A review of tonight's “The Americans” coming up just as soon as I look into the tip of your nose…
“You forget what it's like to have your own life.” -Nina
The title “One Day in the Life of Anton Baklanov” suggests an episode spent entirely in the Russian lab with Anton, Nina, and the disapproving matron. Instead, that's just one part of a busy hour. Yet the title doesn't feel inaccurate, because for this week, everyone is Anton Baklanov: trapped in situations they didn't ask for, and that there seems no hope of escaping from back to the life they thought they were living. Anton's prison is the most overt, because he was literally taken against his will (even Nina confessed to Arkady, knowing the gulag was a potential result), but Paige, Martha and even Philip and Elizabeth all find themselves living lives not their own, where they have to dance to a tune called by others.
That thematic unity, and the usual superb performances by the ensemble, ties together another episode that has arguably too much plot. Unlike certain other cable dramas that can overly complicate things (even ones I love, like “Justified”), the various stories on “The Americans” are relatively straightforward; there are just too many of them, and it's starting to distract from the emotional power of what's going on with the Jennings family, and with Stan and Martha and Nina. I know that the show needs missions for each week, and the fact that Philip and Elizabeth are running so many different operations at once – to the point where I had all but forgotten about Lisa and her estranged husband until he returned to ask “Michelle” to cut them in on the consulting deal – helps us understand just how much stress the two of them are under all the time. But I'd like to see the narrative tighten up a fair amount in season 4, if that's possible.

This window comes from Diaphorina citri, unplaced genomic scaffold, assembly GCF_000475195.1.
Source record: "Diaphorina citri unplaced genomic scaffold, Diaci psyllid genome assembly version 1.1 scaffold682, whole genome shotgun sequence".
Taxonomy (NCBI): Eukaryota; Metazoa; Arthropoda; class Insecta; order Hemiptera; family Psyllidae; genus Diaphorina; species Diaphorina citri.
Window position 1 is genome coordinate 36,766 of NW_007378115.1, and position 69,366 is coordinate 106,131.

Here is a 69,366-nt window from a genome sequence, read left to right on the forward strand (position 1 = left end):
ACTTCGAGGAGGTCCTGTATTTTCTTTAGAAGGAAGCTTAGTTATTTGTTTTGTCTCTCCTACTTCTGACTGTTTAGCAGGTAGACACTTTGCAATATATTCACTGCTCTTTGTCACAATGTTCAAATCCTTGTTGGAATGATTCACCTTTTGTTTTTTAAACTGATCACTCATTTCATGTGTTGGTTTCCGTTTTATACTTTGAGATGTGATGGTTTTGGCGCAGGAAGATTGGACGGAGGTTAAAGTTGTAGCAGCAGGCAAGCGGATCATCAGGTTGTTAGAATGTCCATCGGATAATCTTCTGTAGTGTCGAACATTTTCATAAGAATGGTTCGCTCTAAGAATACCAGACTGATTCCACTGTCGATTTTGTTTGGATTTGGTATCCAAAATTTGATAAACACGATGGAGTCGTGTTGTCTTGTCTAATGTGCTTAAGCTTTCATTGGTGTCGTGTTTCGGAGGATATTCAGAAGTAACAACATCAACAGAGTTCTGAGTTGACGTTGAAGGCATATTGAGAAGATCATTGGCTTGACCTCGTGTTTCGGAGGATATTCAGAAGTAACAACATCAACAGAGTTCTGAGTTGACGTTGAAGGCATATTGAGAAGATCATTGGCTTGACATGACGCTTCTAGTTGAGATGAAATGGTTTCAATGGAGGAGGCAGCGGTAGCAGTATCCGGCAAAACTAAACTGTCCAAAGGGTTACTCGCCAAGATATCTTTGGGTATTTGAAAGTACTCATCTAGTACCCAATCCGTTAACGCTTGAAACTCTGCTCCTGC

Even so, this felt like more than just a piece-mover episode because of the recurring feeling of the screws being tightened on so many characters.
Paige is still grappling with what she learned about her parents, and with the enormous trust issues this knowledge has created. Elizabeth and Philip each try telling her about Elizabeth's dying mother in a sincere attempt to be more open with her, but all it does is remind her that she's been lied to by them for her whole life, and therefore can't trust anything they say now(*). And knowing that Paige is now aware of at least some of what they do seems to be coloring Elizabeth's behavior for much of the episode. Her operation with the hotel manager is the first honey trap(**) she's performed in quite a while; that gap, and their attempt last week to wait for a female manager, suggests that it's not a part of the spy trade she wants to practice anymore, but the whole thing seems to be weighing on her even more because of Paige. There will come a point, she knows, where her daughter will ask for more specifics about the kinds of things she and Philip do, and while I can't imagine her talking about this, or the necklacing, all these activities feel very different when she can now imagine seeing them through Paige's eyes rather than her own. She's trying to sway Paige to the Soviet cause, but I wonder if the long-term result of this will have the opposite effect.
(*) Even here, Elizabeth is lying to her to a degree. She says that she and Philip really wanted both kids, when in fact it's part of the whole operation, because a childless couple wouldn't blend in so seamlessly. That they came to love Paige and Henry is absolutely true, but Paige was created on orders from the Centre.